There is no frigate like a book
To take us lands away,
Nor any coursers like a page
Of prancing poetry.
~ Emily Dickinson

Literature is my Utopia. Here I am not disenfranchised. No barrier of the senses shuts me out from the sweet, gracious discourses of my book friends. They talk to me without embarrassment or awkwardness. ~ Helen Keller

Thursday, 4 July 2013

Jane Austen's Philosophy of the Virtues (Introduction and Chapter 1)

As every true bookworm knows, there are two kinds of books: the ones we read, and the ones that read us. Bronson Alcott described the latter kind when he wrote of The Pilgrim's Progress, "This is one of the few books that showed me to myself." Such a book is Sarah Emsley's Jane Austen's Philosophy of the Virtues. It's a work of literary criticism that I've long been eager to read. I owe my lovely friend Esther an immense debt of gratitude for lending her copy to me (and for not bugging me about why I haven't finished and posted sooner.)

Emsley's theses is that Austen participates in the tradition of "virtue ethics" developed by philosophers and theologians over the centuries. Especially prominent in the development of this tradition is Aristotle, for whom the telos [end or goal] of virtue is "human flourishing". This view is reinforced by the cardinal virtues of the early philosophers: justice, temperance, prudence, and fortitude. Combined with the Christian (or Theological) virtues - faith, hope, and love - these present flexible guide to living the good life. Emsley presents the primary concern of Austen's heroines not as "Who shall I marry? but as "How shall I live my life?" Contemplation and practice of the virtues will produce a flourishing life. However, such a life requires practice and effort, since "for Austen, as for Aristotle, virtue is a disposition and is chosen, acquired, and practiced through habit..." (Emsley 18)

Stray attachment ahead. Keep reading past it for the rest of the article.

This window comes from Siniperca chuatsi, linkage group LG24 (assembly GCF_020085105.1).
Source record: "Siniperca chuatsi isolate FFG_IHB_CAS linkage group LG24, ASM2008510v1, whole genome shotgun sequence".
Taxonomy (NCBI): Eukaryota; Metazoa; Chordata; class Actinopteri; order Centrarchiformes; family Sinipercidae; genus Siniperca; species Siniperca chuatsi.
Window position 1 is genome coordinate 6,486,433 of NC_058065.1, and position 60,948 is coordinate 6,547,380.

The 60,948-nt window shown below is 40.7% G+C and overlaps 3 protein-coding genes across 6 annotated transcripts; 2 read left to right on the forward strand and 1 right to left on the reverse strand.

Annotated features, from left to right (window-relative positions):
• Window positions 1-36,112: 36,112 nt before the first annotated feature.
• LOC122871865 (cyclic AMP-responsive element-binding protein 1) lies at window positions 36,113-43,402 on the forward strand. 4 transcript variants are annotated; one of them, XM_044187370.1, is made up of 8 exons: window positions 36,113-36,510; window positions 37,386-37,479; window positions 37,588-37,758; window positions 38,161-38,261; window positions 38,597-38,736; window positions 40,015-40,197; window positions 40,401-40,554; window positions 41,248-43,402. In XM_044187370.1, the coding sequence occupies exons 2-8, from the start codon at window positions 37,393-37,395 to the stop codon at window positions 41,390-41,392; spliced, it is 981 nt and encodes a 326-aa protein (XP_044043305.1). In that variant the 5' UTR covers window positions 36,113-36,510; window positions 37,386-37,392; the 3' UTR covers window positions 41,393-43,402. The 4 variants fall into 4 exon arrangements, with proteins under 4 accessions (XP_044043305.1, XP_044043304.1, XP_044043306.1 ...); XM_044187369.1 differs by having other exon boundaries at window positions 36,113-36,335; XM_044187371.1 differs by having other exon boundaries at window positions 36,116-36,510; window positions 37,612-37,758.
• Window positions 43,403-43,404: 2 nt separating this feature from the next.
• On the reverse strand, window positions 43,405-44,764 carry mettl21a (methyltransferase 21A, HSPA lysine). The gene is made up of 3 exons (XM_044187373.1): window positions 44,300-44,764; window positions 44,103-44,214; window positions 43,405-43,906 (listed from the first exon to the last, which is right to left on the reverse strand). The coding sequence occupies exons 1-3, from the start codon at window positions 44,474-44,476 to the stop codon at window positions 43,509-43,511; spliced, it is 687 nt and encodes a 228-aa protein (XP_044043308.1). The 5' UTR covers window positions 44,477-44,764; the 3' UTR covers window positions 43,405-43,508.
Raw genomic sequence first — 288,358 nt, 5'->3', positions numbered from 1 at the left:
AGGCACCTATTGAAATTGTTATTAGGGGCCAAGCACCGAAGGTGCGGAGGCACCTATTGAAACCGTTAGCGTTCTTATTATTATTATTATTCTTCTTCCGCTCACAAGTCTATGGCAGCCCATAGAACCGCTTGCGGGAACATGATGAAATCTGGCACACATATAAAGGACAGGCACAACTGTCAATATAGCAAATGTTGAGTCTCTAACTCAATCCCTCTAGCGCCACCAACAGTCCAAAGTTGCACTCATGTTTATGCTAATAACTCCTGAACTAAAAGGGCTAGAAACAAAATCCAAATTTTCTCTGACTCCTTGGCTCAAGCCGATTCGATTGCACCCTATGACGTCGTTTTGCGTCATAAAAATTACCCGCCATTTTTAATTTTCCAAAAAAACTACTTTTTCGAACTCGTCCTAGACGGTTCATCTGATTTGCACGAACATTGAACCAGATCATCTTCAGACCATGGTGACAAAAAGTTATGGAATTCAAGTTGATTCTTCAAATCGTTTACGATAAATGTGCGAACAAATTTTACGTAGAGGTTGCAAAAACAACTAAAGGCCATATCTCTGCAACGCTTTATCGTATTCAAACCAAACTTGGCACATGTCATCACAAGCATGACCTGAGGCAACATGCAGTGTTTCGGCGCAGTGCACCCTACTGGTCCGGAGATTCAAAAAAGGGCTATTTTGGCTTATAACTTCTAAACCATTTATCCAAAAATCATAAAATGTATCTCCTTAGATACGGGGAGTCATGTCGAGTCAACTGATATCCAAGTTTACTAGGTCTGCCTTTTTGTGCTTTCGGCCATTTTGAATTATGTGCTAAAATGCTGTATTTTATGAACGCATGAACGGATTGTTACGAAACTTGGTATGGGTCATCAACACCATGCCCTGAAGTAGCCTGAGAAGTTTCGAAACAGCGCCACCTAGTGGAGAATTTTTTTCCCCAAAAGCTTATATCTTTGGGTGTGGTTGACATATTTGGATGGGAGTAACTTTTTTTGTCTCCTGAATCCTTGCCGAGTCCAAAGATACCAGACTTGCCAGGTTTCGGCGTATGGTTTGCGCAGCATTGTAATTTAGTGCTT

Through presenting Austen as concerned with happiness attained through virtue, Emsley immediately confronts popular criticism that emphasizes the humiliation of the heroines as harmful, and strong Christian mores as antithetical to happiness. Gilbert and Gubar were among the feminist critics who spearheaded this view of Austen's universe, leading many subsequent feminist critics to maintain a strong interest in Austen, while disparaging the endings of her novels. However, I'm glad to say Emsley also shows herself sympathetic to true forms of women's equality, through her references to Wollstonecraft's criticism of the "spaniel-like virtues" expected of women in the 18th century.

While Emsley acknowledges the lack of much explicit Christianity in Austen's works, she points out that the tradition of virtues was expanded by Aquinas and Augustine. She suggests that since Protestants tended to "downplay Catholic catalogues of specific vices and virtues" (31), Austen's Catholic sympathies in "The History of England" might extend to her philosophical emphasis on the virtues. Despite her interest in the specific virtues, Austen does not see them as items on a list to be checked off. (An example of this type of thinking is Benjamin Franklin's list of 13 virtues - one to work on each week - which has been described as "secular Calvanism".) Nor does Austen view virtue in the narrow form it was equated with in her day - as female sexual purity, or a "state of being that could be acted on by others" (35). Rather, for Austen, individual deliberation and judgment are vital in all circumstances, for vice may lie on either side of the mean of virtue. "It is the right kind of actions, at the right time, and in the right way, that constitute virtuous behavior..." (40).